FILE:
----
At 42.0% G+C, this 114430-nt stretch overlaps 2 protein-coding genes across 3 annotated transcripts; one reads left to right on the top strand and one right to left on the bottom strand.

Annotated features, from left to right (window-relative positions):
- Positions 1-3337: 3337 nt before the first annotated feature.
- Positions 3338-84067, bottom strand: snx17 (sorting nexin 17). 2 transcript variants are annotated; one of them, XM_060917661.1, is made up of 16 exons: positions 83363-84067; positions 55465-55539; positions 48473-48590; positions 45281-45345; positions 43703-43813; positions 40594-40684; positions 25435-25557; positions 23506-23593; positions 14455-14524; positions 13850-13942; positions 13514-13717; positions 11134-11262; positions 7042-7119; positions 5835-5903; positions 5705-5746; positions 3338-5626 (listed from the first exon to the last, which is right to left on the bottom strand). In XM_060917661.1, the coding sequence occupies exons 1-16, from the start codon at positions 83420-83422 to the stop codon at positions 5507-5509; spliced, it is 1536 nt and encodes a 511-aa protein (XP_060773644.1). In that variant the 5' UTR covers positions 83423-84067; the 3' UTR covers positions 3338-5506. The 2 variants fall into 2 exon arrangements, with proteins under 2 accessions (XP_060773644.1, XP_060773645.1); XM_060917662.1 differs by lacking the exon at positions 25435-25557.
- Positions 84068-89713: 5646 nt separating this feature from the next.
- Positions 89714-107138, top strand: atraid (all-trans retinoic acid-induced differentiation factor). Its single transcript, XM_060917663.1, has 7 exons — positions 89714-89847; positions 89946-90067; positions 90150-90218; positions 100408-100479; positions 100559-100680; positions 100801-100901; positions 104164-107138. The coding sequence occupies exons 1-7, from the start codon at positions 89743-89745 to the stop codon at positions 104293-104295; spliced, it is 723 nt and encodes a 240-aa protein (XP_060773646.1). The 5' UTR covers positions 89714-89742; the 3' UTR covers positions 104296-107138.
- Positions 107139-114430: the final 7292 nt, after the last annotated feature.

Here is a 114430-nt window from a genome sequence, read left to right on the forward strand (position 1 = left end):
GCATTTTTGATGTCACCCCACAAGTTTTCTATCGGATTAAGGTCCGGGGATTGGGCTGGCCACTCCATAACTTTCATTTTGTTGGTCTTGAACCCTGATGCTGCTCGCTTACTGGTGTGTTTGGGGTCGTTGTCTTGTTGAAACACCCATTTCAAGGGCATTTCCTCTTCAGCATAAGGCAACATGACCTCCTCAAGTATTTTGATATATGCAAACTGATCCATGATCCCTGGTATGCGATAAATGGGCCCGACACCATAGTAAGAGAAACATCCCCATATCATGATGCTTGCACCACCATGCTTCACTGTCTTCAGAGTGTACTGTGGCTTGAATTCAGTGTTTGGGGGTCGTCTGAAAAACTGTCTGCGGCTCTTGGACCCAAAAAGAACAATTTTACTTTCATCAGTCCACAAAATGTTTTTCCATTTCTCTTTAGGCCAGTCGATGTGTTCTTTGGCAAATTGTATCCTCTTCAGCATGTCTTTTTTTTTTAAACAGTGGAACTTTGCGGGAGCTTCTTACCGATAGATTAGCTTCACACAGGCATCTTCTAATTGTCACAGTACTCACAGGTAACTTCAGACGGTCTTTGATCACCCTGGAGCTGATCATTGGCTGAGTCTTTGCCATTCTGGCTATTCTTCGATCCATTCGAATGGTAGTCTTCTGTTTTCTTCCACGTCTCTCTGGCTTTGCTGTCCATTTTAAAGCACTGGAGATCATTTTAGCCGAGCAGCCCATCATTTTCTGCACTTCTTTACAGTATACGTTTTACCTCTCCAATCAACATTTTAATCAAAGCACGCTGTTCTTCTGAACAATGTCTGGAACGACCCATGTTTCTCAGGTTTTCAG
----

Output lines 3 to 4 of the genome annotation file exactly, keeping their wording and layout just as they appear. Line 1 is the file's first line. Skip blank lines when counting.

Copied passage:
- Positions 1-3337: 3337 nt before the first annotated feature.
- Positions 3338-84067, bottom strand: snx17 (sorting nexin 17). 2 transcript variants are annotated; one of them, XM_060917661.1, is made up of 16 exons: positions 83363-84067; positions 55465-55539; positions 48473-48590; positions 45281-45345; positions 43703-43813; positions 40594-40684; positions 25435-25557; positions 23506-23593; positions 14455-14524; positions 13850-13942; positions 13514-13717; positions 11134-11262; positions 7042-7119; positions 5835-5903; positions 5705-5746; positions 3338-5626 (listed from the first exon to the last, which is right to left on the bottom strand). In XM_060917661.1, the coding sequence occupies exons 1-16, from the start codon at positions 83420-83422 to the stop codon at positions 5507-5509; spliced, it is 1536 nt and encodes a 511-aa protein (XP_060773644.1). In that variant the 5' UTR covers positions 83423-84067; the 3' UTR covers positions 3338-5506. The 2 variants fall into 2 exon arrangements, with proteins under 2 accessions (XP_060773644.1, XP_060773645.1); XM_060917662.1 differs by lacking the exon at positions 25435-25557.